In the twentieth century, the United States and the Soviet Union engaged in a competition called the Space Race. This was a race to who would be the first country to send a rocket and a human being up into space. Although the Soviet Union was the first to send both a rocket and a human up into space, the United States successfully carried out a space mission called Project Mercury. Project Mercury was carried out in 1959 and came to a conclusion in 1963. It was the first human spaceflight program that was undertaken by the United States' National Aeronautics and Space Administration (NASA). From when it was first introduced, to when the space mission was carried out, and when it had succumbed to its end, Project Mercury became an important mission which left one of the greatest legacies in United States history.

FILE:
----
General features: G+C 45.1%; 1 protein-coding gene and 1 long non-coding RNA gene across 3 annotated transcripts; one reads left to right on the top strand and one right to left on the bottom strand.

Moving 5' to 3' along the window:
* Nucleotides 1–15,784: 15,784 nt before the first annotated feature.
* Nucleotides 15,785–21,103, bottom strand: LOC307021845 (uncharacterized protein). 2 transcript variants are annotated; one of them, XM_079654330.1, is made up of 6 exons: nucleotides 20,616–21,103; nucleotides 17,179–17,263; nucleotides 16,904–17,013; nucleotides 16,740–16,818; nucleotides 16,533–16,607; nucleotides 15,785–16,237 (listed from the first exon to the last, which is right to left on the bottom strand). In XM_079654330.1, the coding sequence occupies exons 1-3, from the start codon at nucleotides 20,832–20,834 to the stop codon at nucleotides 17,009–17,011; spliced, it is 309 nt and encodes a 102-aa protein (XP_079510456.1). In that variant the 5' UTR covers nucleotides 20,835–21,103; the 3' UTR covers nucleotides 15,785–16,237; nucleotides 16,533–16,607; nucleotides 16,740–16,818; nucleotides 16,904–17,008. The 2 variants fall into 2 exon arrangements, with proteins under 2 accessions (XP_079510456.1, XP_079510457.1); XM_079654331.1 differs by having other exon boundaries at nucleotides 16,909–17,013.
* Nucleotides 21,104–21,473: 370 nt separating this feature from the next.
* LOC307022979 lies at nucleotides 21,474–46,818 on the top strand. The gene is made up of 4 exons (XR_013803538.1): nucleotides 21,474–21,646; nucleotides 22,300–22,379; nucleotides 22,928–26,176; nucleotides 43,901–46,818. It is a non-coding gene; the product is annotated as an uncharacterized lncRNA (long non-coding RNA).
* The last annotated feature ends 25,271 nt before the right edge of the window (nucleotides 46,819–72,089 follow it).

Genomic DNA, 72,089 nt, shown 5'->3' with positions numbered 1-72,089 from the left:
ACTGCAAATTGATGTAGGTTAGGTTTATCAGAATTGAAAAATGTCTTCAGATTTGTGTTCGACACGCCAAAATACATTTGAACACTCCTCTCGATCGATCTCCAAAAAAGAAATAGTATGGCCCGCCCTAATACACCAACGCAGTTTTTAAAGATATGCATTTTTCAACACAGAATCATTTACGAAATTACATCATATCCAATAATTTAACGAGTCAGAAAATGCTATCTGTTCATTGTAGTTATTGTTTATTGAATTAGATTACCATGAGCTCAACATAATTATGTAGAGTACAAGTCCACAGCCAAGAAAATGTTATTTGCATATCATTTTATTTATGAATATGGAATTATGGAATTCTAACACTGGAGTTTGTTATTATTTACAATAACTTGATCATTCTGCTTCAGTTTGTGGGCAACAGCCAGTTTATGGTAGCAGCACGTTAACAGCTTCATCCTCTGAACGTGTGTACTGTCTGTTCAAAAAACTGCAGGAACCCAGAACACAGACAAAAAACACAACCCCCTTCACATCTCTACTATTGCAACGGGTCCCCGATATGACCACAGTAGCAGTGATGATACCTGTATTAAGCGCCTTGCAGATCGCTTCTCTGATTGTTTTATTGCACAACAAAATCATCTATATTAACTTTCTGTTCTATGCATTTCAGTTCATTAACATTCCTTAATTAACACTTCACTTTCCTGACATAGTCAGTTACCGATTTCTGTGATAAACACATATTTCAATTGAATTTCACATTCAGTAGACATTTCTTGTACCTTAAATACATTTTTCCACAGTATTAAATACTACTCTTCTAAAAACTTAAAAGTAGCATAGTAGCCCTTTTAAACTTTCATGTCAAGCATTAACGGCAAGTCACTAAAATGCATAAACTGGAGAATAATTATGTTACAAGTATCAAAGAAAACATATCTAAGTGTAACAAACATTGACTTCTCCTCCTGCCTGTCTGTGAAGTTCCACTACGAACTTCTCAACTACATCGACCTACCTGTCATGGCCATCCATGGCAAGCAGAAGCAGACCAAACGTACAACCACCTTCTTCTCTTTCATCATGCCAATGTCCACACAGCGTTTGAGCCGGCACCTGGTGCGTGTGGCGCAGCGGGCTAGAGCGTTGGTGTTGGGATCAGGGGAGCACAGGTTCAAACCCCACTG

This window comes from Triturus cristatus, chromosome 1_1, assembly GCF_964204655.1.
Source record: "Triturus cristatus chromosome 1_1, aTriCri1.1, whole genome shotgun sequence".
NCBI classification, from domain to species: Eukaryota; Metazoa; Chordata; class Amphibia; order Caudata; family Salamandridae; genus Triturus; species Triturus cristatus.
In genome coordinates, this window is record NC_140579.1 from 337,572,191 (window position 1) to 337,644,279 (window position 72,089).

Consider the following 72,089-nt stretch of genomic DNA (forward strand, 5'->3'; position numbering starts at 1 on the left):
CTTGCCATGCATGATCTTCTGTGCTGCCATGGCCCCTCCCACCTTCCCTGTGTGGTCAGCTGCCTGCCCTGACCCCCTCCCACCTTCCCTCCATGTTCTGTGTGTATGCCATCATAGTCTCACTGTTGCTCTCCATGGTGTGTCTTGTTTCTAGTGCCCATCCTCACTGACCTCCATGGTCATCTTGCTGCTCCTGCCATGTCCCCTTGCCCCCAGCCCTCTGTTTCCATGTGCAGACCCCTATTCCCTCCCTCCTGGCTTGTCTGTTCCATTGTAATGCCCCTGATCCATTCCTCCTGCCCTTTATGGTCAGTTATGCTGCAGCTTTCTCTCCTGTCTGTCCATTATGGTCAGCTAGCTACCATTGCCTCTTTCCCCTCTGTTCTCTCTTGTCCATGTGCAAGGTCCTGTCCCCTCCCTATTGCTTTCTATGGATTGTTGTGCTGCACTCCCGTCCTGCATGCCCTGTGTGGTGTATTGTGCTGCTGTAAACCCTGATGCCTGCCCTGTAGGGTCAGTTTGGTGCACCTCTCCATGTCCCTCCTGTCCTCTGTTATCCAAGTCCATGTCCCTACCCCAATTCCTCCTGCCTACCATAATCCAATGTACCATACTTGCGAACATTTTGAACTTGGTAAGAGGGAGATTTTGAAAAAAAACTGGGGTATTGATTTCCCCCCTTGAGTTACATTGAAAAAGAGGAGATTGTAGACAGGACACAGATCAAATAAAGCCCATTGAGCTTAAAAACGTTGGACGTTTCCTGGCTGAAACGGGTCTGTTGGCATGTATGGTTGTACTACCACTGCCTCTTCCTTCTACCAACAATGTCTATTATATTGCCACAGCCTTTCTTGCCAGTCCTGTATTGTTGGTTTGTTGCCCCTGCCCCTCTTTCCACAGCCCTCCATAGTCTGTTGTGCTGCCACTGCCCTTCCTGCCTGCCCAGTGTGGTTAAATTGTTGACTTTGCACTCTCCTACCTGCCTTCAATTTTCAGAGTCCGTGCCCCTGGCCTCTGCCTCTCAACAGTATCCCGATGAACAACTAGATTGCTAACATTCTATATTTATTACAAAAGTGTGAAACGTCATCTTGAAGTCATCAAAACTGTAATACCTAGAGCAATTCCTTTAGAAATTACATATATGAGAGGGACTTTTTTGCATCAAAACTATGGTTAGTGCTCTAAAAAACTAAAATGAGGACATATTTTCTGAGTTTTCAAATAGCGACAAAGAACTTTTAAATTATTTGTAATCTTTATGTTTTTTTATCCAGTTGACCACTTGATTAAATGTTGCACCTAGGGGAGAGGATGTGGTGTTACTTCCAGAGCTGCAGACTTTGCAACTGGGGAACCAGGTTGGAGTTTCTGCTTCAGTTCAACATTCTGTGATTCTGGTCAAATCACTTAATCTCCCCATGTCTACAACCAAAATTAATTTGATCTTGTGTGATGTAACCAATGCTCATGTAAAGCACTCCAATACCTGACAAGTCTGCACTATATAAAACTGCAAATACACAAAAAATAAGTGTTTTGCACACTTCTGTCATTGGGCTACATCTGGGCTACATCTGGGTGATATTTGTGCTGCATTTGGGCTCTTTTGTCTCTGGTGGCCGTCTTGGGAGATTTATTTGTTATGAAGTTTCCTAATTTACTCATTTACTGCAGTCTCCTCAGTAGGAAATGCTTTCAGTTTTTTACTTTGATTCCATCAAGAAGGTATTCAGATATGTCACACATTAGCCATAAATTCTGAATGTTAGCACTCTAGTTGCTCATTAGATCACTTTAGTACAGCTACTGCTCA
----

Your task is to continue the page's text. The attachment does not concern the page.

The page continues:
In the initiation of Project Mercury, the government began a search for seven great Americans who would become United States's first astronauts. To be considered for the position, the Americans had to meet some requirements, which were as follows: needed to be test pilots, needed to be no taller than 5'11", needed to weigh no more than 180 pounds, needed to be under the age of forty, needed to have a Bachelor's degree or equivalent, have 1,500 hours of flying time, and have qualifications for flying jets. In addition to the requirements, the pilots had to go through rigorous testing and training that would assure that they were capable handling problems the spacecraft and the flight may pose on them. Out of the handful of pilots who met these requirements, only seven were chosen to become America's first astronauts who were Alan Shepard, Gus Grissom, John Glenn, Scott Carpenter, Wally Schirra, Gordon Cooper, and Deke Slayton. Since these flights were going to be manned, NASA contracted Max Faget as the primary designer, along with a team of engineers to build the Mercury Spacecraft. It's design was "a cone-shaped one-man capsule with a cylinder...
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